Taking part involves filling in a questionnaire about using health services. Pariticpants will also be asked personal questions (for example, sexual behaviour, and injection drug use). The questionnaire should take approximately 15-20 minutes to complete. Some of the questions are very personal. Any question that participants really do not wish to answer, or feel they cannot answer, can be missed out. 

Will the information be kept safe?

Yes. All information will be kept strictly confidential. We do not ask any identifying data in the questionnaireso you will not be recognised from your answers. All answers that given are anonymous and will be kept securely.

What will happen to the results of the study?

The results will be shared with migrant communities across Europe, the health services and organisations committed to the health and wellbeing of migrant communities. They will also be written up for publication in academic journals. 

For more information about EuroCoord go to www.eurocoord.net

To find out more about aMASE or to complete the survey visit www.amase.eu

Clinical and cost-effectiveness of technologies for testing and treating sexual partners of people with sexually transmitted infections

Evidence synthesis and mathematical modelling study

The overall aim of this study is to provide information for public health planning about the comparative disease control potential and cost-effectiveness of different strategies for treating and testing the sexual partners of people with sexually transmitted infections (STI). This will be achieved through mathematical modelling and economic evaluation to address the following specific objectives:

1. To provide the best available data about model parameters rapidly and efficiently through the use of existing and planned datasets; 

2. To compare the clinical effectiveness of different approaches to providing treatment and testing for the partners of people with curable STI;

3. To determine the incremental cost-effectiveness of different approaches to providing treatment and testing for the partners of people with curable STI, compared with recommended practice;

4. To provide research recommendations for primary research.

This multidisciplinary, multicentre study is led by Professor Nicola Low at the Institute of Social and Preventive Medicine, University of Bern in Switzerland, with Dr Catherine Mercer from the Centre for Sexual Health and HIV Research at UCL as a co-applicant.

Funder: National Co-ordinating Centre for Health Technology Assessment

Project duration: March 2009 – September 2011

MSTIC: How to maximise STI control for a local population

The MSTIC study is a multidisciplinary, multicentre study led by Dr Catherine Mercer in the Centre for Sexual Health and HIV Research at UCL. The MSTIC study aims to create a web-based software tool to help inform local decision-making choices regarding the impact of different combinations of health services on the transmission of sexually transmitted infections (STI). The web-tool is based on the results of a mathematical model that identifies the key parameters to be considered in determining the combination of specialist and primary-care based services that will have the greatest public health benefit in terms of reducing STI transmission. While data for some of these parameters are routinely-collected, such as census data and data collected for surveillance purposes, as other data are not, a Rapid Assessment Module was developed as part of the MSTIC study to collect these data. This is a short, pseudo-anonymous, patient questionnaire that can be linked to the patient’s clinical data, resulting in valuable data for service planning either with or without of the MSTIC web-tool.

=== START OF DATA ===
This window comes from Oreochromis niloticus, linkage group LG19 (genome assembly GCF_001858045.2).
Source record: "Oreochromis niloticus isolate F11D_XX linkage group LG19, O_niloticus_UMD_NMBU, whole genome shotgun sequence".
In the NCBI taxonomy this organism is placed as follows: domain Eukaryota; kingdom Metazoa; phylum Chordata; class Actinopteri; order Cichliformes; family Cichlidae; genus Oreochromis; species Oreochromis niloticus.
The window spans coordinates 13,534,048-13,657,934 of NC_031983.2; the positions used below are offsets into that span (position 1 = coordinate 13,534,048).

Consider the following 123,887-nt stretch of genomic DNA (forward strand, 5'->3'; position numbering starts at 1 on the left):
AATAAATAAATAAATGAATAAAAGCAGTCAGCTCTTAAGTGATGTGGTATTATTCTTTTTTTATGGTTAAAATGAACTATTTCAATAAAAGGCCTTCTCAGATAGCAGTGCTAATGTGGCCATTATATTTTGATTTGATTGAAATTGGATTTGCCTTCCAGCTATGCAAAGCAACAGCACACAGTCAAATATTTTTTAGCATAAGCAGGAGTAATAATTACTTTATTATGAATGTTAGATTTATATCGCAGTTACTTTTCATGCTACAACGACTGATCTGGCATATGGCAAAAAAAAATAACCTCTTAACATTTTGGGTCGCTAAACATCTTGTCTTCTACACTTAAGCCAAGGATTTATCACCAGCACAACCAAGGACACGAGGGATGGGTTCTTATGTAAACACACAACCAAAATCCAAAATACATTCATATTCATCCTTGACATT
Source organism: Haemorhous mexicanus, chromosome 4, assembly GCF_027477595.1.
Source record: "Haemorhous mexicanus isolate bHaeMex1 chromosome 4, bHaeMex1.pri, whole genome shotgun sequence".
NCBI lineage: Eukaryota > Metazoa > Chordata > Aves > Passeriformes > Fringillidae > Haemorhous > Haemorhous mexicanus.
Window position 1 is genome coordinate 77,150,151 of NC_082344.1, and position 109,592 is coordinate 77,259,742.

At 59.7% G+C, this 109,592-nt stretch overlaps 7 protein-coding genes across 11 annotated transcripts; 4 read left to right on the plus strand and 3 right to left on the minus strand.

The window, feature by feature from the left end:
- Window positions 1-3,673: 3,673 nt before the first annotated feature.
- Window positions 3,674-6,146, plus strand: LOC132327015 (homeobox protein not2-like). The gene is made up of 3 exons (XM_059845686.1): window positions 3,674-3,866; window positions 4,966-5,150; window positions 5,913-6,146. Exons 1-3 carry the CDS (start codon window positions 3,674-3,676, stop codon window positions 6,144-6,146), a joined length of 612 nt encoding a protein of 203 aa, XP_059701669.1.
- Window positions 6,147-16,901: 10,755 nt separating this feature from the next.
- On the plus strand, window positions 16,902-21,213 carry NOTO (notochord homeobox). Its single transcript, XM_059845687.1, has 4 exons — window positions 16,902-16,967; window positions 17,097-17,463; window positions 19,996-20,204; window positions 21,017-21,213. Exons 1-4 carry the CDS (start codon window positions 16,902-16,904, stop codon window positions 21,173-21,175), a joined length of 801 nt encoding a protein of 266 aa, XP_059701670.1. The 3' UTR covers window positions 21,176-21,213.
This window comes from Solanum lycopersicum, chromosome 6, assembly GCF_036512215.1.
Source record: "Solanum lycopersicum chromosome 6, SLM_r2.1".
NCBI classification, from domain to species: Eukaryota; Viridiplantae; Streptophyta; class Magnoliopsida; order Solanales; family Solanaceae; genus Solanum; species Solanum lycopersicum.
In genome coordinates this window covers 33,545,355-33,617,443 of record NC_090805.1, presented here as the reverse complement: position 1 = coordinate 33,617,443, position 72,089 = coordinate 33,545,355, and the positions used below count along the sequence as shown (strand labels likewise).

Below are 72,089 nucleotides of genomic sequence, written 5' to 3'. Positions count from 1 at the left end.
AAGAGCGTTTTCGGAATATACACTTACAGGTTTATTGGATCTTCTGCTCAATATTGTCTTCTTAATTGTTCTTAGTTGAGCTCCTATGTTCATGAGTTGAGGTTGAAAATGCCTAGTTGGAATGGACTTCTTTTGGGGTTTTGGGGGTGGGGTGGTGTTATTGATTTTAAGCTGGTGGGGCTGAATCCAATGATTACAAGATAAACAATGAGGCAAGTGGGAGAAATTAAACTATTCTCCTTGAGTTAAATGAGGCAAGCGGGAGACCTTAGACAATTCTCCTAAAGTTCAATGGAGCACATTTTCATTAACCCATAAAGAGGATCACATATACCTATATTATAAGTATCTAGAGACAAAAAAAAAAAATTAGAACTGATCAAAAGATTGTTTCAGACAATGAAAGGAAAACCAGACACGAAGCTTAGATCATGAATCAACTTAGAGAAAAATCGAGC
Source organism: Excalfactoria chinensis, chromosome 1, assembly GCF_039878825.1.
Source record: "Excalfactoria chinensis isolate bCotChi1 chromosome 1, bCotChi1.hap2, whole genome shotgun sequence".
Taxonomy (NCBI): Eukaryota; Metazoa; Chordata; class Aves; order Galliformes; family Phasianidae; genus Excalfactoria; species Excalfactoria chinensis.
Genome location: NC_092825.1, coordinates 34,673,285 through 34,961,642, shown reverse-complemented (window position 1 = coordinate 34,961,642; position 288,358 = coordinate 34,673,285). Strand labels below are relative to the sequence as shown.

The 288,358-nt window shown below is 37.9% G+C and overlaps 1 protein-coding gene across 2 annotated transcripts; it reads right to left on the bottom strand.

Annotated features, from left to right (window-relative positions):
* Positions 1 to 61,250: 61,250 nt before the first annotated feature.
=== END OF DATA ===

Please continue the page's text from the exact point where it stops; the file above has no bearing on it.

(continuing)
Funder: Medical Research Council

Project duration: April 2008 – December 2010

Targeting young men for better sexual health: The BALLSEYE programme

The BALLSEYE programme aims to improve the sexual health of young men in the UK through three studies: resolving an evidence gap in strategies for the diagnosis of sexually transmitted infections (STI), using mathematical modeling and health economic analysis, to determine an optimal STI screening algorithm for asymptomatic men (study 1); implementing new methods for rapid treatment of male sex partners of people with STIs in primary care (study 2); determining methods of  engaging men in effective STI control activity including pilot of a novel model for promotion of STI testing by football trainers (study 3). This multidisciplinary, multicentre study is led by Dr Claudia Estcourt at Barts and the London Queen Mary's School of Medicine and Dentistry, with Professor Graham Hart, Professor Anne Johnson, Dr Andrew Copas and Dr Catherine Mercer from the Centre for Sexual Health and HIV Research at UCL as co-applicants.

Funder: National Institute for Health Research

Project duration: April 2009 – March 2014

For general information about the Centre, contact Sofia Shamin at sofia.shamim@ucl.ac.uk